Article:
If corporations can care enough to plant a few trees, they can care enough to defend free speech.
It’s tempting to think of corporations as living, breathing entities and consequently to project human qualities onto them. We are so accustomed to hearing and talking about a corporation’s “culture” and its “responsibilities” that we forget they aren’t actually human beings.
In essence a corporation is simply a registered number at Companies House or elsewhere, which is wholly reliant on actual humans (or other corporations which are themselves wholly reliant on humans) to act on its behalf in order to pursue its fundamental, existential objective: profit generation. I don’t say that negatively; just dispassionately and honestly.
However, to the extent a non-human entity is philosophically or logically capable of having responsibilities and performing tasks, a corporation fits the bill pretty neatly. It is subject to laws, it is accountable for breaking those laws, it can enter into contracts, it can legally own property and other assets, and it can even employ real human beings to do real work in return for real money. That’s pretty impressive stuff, for a number.
If you’re an employee of a corporation, like I am, it’s worth putting your life into some kind of perspective by reminding yourself occasionally that you don’t work for a boss. You work for a registered company number. Or if the crudeness of that makes you feel uncomfortable, how about: you work for a robot that might be operated by other robots but don’t worry because the whole thing is ultimately operated by at least one human (whom you will probably never meet and who doesn’t know your name or maybe even your face).
Even though corporations exist solely to make money they often involve themselves in activities which don’t really seem to support this objective. These activities can be summarised in three words, “Corporate Social Responsibility” (CSR).
In the past few years, for example, my employer’s CSR programme has enabled me to clear overgrowth for new allotments, to plant trees, to provide pro bono legal advice to charities, and even to get young kids interested in becoming lawyers. With possibly the exception of the last one, these activities are all undoubtedly useful in social terms. Are they useful in corporate accounting terms? Hmm, maybe not. You can almost hear the beancounters scratching their heads before reluctantly approving them.
Of course, a cynic/realist might argue that a corporation doesn’t implement a CSR programme on the basis it “cares” (humans can care; numbers can’t) and that the function of such a programme is ultimately to generate ever-increasing profit – maybe by creating the illusion of caring and therefore appealing to the emotions of human customers, or by creating a pleasant working environment which is conducive to high employee productivity and low employee turnover, or just by differentiating itself in branding terms from its more uncouth, “uncaring” competitors.
For my purposes, though, the motivation behind a corporation’s CSR programme is irrelevant. I simply make the point that corporations – or the “responsible” corporate citizens amongst them, at least – can and do perform socially useful functions in much the same way humans acting in their personal capacity do.
Which other socially useful, human-like functions might we legitimately endow to a corporation? Well, how about this one: civil disobedience. History teaches us that protest and civil disobedience are essential democratic rights, even duties. If they apply to human citizens then surely they apply to corporate citizens?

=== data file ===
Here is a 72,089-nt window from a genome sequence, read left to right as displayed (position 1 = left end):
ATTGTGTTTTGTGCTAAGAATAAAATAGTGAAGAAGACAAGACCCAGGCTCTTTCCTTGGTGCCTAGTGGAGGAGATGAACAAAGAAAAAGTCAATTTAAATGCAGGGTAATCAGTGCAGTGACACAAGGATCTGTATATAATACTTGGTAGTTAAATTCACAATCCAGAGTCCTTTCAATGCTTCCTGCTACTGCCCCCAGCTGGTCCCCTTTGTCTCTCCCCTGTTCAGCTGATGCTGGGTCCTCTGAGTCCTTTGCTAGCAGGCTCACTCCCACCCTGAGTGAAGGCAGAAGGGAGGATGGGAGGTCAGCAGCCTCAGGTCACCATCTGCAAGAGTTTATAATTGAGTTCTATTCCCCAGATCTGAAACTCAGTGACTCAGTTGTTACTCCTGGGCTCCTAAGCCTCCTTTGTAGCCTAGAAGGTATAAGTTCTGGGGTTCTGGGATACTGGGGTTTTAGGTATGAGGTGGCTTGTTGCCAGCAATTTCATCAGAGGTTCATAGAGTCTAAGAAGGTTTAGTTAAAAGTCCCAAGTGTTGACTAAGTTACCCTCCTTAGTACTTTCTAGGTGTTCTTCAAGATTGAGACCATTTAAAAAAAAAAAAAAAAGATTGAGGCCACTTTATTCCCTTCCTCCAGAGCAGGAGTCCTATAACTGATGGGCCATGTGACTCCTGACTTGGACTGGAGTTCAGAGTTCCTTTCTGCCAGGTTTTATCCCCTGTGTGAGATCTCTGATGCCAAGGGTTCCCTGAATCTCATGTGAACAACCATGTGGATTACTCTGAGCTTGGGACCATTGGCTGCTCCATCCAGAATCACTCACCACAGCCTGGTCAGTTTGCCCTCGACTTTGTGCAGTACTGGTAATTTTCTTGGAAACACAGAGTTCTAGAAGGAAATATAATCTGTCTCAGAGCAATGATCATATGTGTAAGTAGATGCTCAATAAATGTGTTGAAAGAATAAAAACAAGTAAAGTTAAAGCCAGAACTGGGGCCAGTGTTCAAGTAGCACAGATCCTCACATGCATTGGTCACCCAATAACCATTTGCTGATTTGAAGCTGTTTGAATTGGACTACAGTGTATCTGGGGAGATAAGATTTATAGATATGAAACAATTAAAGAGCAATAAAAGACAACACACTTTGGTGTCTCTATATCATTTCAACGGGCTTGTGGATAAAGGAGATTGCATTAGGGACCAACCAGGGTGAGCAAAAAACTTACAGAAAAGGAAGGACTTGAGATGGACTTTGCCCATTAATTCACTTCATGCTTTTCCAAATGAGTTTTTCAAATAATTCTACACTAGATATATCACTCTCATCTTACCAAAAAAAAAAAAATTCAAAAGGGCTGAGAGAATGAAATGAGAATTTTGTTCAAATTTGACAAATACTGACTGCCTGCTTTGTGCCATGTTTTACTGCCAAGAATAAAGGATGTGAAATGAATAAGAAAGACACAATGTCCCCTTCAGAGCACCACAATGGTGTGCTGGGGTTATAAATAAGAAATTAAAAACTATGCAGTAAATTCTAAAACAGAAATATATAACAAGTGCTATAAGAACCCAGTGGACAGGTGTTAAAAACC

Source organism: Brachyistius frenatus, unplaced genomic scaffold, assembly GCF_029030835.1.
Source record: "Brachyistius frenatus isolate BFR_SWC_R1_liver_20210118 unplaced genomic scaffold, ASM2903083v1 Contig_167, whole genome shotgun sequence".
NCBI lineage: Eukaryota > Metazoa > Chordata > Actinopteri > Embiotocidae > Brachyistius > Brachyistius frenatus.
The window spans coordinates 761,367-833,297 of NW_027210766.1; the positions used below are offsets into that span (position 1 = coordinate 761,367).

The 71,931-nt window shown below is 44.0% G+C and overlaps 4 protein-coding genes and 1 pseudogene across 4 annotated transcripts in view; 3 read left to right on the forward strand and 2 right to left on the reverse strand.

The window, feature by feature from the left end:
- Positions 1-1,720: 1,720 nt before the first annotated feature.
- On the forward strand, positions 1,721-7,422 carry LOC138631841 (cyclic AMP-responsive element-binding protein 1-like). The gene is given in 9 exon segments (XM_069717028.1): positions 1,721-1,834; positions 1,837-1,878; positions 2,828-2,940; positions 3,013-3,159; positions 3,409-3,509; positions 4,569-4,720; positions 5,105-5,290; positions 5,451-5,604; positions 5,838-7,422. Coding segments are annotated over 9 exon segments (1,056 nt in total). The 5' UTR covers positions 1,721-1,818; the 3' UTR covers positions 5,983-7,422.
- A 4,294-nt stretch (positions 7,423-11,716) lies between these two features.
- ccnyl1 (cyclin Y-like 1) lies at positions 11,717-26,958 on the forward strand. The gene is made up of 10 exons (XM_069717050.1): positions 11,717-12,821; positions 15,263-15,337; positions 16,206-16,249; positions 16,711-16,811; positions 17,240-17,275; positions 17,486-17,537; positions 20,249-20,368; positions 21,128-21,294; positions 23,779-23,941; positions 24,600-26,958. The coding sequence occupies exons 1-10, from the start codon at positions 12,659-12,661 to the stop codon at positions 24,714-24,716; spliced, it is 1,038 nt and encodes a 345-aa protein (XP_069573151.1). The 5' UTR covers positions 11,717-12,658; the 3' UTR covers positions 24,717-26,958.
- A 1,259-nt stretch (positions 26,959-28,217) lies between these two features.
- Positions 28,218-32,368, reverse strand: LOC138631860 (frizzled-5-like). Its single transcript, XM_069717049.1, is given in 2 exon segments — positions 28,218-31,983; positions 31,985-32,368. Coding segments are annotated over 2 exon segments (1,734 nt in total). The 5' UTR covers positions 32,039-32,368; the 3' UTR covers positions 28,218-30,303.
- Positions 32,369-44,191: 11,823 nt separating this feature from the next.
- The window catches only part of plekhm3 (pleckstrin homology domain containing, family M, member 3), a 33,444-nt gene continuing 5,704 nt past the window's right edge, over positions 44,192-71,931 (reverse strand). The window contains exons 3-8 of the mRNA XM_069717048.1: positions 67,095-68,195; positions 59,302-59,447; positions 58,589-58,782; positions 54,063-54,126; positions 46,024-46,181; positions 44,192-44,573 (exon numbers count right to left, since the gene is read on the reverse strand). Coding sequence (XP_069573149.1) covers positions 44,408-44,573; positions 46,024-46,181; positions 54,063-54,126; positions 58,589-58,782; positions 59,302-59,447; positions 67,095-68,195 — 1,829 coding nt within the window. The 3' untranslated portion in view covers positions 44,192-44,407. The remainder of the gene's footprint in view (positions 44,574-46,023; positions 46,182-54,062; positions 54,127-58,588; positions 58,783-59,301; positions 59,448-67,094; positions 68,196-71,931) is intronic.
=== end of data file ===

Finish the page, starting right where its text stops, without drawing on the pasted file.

If a corporation can have enough of a social conscience to plant a few fucking conifers then it can have enough of a social conscience to defend human freedoms. Like freedom of speech. I say that civil disobedience is a perfectly legitimate activity of a responsible corporate citizen.
How lovely it would be to see some widespread or even “lone wolf” corporate civil disobedience during the Olympics to highlight the draconian intellectual property laws this country had to pass as a condition of hosting the greatest corporate show on Earth (see Nick Cohen’s article in the Spectator for a good analysis of this).
Shut up and let me finish
1. I am not calling for infringement of legitimate and reasonable intellectual property rights, or a Wild West-style free-for-all. I accept that the staging of an Olympic Games is dependent on corporate sponsorship and that sponsors have the right to protect their investment. What I object to is the draconian and disproportionate interpretation of intellectual property rights that the International Olympic Committee insists on and which our politicians have agreed to without so much as a murmur.
2. A corporation’s motivation for civil disobedience is not really the point, just as its motivation for tree-planting or allotment-clearing is not really the point. Whether it pursues civil disobedience in order genuinely to defend free speech, or simply for commercial reasons, or a bit of both, I’m not really too bothered. I just want free speech to be defended by as many people – or robots – as possible.
3. I’m not saying we the humans should rely on them the robots to defend core freedoms for us. That would be stupid.
Corporate civil disobedience wouldn’t just highlight the importance of such a core right as freedom of speech. It would also highlight the importance of another very British tradition: complete lack of respect for arbitrary, unaccountable and undemocratic power. And the deliberate, merciless mocking of it until it yields.
I can already hear the Vangelis music.